On Nov. 15, demonstrators nationwide held gatherings against the controversial Dakota Access Pipeline, proposed to stretch more than 1,200 miles through the Dakotas to Illinois.

In Pensacola, a peaceful group came together in hopes of raising awareness of what they say the pipeline could do to the environment.

The demonstration in the Martin Luther King Jr. Plaza was peaceful.  Dozens of people came together to spread the word.

“We are all connected,” Mary Gutierrez, of Earth Action and Earth Ethics said about why people were protesting so far away from Standing Rock.

Gutierrez is one of the events organizers.  She wants people to know there are multiple reasons why people are protesting the pipelines.

“It’s really about it being a human justice issue,” Gutierrez said.  “Not just an environmental issue, a public health issue. So, it’s important that we support each other.”

Earlier Tuesday, the Department of the Army and Interior said they needed more time before making a decision.  Some demonstrators believe that’s more reason to keep making their voices heard.

“I don’t think we can stop,” said Patricia Edminsten, who came to make sure she made an impact.  “In fact, I’moptimisticc that we will see more and more peoples from all over joining together out of concern for one another.”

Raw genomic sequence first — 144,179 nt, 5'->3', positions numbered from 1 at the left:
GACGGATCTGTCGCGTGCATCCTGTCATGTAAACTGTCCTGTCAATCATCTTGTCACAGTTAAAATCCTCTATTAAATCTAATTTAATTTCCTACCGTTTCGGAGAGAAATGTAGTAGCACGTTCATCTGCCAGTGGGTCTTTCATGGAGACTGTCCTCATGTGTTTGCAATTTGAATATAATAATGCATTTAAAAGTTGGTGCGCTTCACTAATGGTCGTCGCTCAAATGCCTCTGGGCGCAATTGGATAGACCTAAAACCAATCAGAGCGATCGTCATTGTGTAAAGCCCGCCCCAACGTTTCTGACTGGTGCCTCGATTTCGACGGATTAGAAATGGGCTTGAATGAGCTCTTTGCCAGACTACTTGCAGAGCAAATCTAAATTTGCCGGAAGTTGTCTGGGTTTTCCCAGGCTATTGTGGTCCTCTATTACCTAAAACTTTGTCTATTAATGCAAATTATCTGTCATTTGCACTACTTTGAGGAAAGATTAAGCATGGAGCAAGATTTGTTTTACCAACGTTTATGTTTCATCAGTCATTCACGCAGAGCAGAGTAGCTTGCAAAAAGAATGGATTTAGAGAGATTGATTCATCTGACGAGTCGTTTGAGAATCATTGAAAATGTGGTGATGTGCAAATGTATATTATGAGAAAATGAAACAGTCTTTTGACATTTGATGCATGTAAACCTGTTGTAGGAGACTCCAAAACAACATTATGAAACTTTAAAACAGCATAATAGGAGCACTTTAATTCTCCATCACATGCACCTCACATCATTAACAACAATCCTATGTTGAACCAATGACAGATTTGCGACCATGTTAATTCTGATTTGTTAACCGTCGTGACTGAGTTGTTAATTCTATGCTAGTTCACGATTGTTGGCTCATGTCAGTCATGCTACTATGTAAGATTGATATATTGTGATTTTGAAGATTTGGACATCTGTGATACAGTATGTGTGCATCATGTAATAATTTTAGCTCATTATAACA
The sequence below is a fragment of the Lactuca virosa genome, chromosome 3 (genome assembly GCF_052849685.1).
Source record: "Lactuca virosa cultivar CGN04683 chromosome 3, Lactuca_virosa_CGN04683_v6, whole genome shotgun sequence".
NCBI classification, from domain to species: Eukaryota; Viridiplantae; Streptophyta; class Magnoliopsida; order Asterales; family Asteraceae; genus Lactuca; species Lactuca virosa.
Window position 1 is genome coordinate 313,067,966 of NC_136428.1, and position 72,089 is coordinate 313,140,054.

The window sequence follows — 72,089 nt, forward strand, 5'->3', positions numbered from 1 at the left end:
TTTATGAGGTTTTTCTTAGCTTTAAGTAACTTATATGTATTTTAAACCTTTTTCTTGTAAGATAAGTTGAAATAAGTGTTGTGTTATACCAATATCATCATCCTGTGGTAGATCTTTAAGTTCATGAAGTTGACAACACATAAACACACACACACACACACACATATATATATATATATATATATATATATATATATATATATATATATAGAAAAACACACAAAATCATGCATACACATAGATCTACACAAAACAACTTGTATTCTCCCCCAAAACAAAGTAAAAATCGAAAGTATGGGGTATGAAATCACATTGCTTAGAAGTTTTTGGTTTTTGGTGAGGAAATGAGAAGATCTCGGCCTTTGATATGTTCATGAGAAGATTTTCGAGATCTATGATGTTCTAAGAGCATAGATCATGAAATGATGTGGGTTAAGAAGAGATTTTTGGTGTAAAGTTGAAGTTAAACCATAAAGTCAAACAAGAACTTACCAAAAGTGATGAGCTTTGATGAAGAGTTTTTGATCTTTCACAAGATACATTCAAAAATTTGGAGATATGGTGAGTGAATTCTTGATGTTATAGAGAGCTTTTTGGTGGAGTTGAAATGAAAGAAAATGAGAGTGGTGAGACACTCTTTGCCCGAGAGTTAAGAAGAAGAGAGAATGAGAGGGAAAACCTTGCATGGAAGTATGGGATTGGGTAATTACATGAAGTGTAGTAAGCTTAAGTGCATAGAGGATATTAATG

Another focus on Tuesday evening is the Sabal Trail Pipeline.  The Sabal Trail Pipeline is a 515-mile long natural gas pipeline in more central parts of Florida.

“We have a similar pipeline that’s happening in Florida, not directly impacting Northwest Florida, but there is the potential for additional pipelines built which could directly impact this area,” Gutierrez said.

When the event ends, and people go about their lives, Gutierrez believes people will know more about the pipelines.

“I’m hoping there’s an increased knowledge on both the Sabal Trail and the Dakota access pipeline,” she said.  “I’m hoping that they understand the issue and that they can become engaged.”